When we talk about water we find that it has different meanings for different people. It has also created different experiences for different people. Many years ago when I was much younger, all of the students in our school were required to read The Rime of the Ancient Mariner. This poem relates the experiences of a sailor who has returned from a long sea voyage. The mariner stops a man who is on the way to a wedding ceremony and begins to narrate a story.
For those of us who were raised near a seaport, this poem was an accumulation of many of the stories we heard in our childhood.
I babysat for a couple in our neighborhood who told many stories about the sea. The father was a fisherman and would go out to sea for nine days regardless of the weather. Rain, snow, ice, and high winds did not stop them because that was how they made their living. When they returned to port they sold their catch, re-provisioned, made repairs, and in four days they were ready to go back to sea. Just imagine the stories from a seaman who was at sea for months.
Depending on the mood in different parts of the poem we could see the wedding guest's reaction turn to impatience, to fear, and to fascination as the mariner's story progresses. Despite initial good fortune, the ship is driven south by a storm and eventually reaches Antarctica.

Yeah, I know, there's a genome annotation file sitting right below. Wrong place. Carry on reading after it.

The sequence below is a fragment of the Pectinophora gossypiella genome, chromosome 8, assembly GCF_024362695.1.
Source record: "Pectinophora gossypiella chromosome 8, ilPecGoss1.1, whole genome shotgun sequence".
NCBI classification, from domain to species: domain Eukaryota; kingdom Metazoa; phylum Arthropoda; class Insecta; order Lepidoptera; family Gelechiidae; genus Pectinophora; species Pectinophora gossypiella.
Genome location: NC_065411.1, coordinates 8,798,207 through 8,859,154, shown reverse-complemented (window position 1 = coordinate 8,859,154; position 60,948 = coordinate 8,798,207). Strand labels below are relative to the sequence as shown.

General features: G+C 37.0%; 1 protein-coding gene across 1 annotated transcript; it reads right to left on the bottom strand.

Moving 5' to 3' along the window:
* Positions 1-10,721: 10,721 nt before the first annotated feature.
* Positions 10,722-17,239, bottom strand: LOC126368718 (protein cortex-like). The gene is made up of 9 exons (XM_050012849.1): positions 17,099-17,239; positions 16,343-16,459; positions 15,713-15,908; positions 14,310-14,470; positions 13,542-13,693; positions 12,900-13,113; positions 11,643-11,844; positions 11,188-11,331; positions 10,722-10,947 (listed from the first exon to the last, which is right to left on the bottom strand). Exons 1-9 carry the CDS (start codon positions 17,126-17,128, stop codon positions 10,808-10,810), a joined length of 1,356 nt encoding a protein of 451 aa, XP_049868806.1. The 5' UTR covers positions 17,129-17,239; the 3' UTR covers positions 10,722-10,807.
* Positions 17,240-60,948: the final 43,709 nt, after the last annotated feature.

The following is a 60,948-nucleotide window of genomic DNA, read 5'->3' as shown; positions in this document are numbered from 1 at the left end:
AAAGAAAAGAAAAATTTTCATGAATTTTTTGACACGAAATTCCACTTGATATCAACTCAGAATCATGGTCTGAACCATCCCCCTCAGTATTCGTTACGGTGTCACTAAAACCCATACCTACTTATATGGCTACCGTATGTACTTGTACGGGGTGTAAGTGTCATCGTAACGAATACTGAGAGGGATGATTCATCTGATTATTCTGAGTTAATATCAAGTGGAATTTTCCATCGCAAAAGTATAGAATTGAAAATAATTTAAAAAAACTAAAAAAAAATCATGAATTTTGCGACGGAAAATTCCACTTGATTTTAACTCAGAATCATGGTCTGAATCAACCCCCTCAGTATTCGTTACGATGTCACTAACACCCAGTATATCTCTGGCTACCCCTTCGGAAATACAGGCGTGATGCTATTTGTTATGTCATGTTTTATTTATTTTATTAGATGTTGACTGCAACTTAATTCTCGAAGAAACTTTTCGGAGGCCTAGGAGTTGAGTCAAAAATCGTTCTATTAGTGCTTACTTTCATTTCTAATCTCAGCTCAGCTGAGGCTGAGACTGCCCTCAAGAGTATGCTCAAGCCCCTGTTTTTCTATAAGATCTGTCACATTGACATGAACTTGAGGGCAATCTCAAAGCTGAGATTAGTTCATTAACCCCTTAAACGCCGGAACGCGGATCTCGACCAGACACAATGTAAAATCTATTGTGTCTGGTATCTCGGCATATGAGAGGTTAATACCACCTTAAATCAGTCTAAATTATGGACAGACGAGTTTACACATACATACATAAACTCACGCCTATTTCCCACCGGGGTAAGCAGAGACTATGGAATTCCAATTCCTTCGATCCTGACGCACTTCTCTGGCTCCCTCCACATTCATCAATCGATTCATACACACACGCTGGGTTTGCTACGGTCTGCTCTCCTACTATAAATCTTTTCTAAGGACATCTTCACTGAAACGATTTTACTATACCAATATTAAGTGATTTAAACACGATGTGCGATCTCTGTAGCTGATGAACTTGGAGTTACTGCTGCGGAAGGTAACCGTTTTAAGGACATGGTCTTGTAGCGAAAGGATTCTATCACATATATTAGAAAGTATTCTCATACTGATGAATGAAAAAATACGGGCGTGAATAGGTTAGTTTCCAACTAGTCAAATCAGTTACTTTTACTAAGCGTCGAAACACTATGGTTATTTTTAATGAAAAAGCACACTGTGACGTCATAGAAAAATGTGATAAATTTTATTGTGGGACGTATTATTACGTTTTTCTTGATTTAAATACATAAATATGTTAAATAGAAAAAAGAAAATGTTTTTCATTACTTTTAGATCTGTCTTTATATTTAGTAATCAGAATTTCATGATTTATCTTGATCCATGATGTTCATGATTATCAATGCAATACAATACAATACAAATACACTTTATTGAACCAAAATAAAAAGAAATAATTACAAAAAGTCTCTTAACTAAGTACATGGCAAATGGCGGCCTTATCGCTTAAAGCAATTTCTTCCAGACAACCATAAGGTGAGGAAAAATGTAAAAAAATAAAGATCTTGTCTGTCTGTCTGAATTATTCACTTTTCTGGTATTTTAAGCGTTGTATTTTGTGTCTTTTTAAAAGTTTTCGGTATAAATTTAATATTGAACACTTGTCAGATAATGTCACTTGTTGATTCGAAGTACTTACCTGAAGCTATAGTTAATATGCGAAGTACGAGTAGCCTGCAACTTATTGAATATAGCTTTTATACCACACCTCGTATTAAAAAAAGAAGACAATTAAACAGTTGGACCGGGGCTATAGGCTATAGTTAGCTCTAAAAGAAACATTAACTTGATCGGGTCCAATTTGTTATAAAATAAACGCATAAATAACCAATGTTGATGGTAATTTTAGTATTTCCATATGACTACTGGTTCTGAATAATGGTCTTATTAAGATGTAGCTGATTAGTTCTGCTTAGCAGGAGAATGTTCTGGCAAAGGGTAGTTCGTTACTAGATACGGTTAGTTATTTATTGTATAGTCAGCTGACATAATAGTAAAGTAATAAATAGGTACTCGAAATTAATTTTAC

An albatross appears and leads them out of the Antarctic, but even as the albatross is praised by the ship's crew, the mariner shoots the bird. The crew is angry with the mariner, believing the albatross brought the south wind that led them out of the Antarctic. The sailors change their minds when the weather becomes warmer and the mist disappears.
Supporting this crime is a grave mistake as it arouses the wrath of spirits who then pursue the ship "from the land of mist and snow"; the south wind that had initially led them from the land of ice now sends the ship into uncharted waters, where it is becalmed.
Day after day, day after day,
We stuck, nor breath nor mo tion;
As idle as a painted ship
Upon a painted ocean.
Water, water, every where,
And all the boards did shrink;
Water, water, every where,
Nor any drop to drink.
In anger, the crew forces the mariner to wear the dead albatross about his neck, perhaps to illustrate the burden he must suffer from killing it, or perhaps as a sign of regret "Ah! Well a-day! What evil looks / Had I from old and young! Instead of the cross, the albatross / About my neck was hung".
Eventually, the ship encounters a ghostly vessel. On board is Death (a skeleton). He will endure a fate worse than death as punishment for his killing of the albatross. One by one, all of the crew members die, but the mariner lives on, seeing for seven days and nights the curse in the eyes of the crew's corpses, whose last expressions remain upon their faces.
As penance for shooting the albatross, the mariner, driven by guilt, is forced to wander the earth, telling his story, and teaching a lesson to those he meets.
He prayeth best, who loveth best
All things both great and small;
For the dear God who loveth us,
He made and loveth all.
After relaying the story, the mariner leaves, and the wedding guest returns home, and wakes the next morning "a sadder and a wiser man".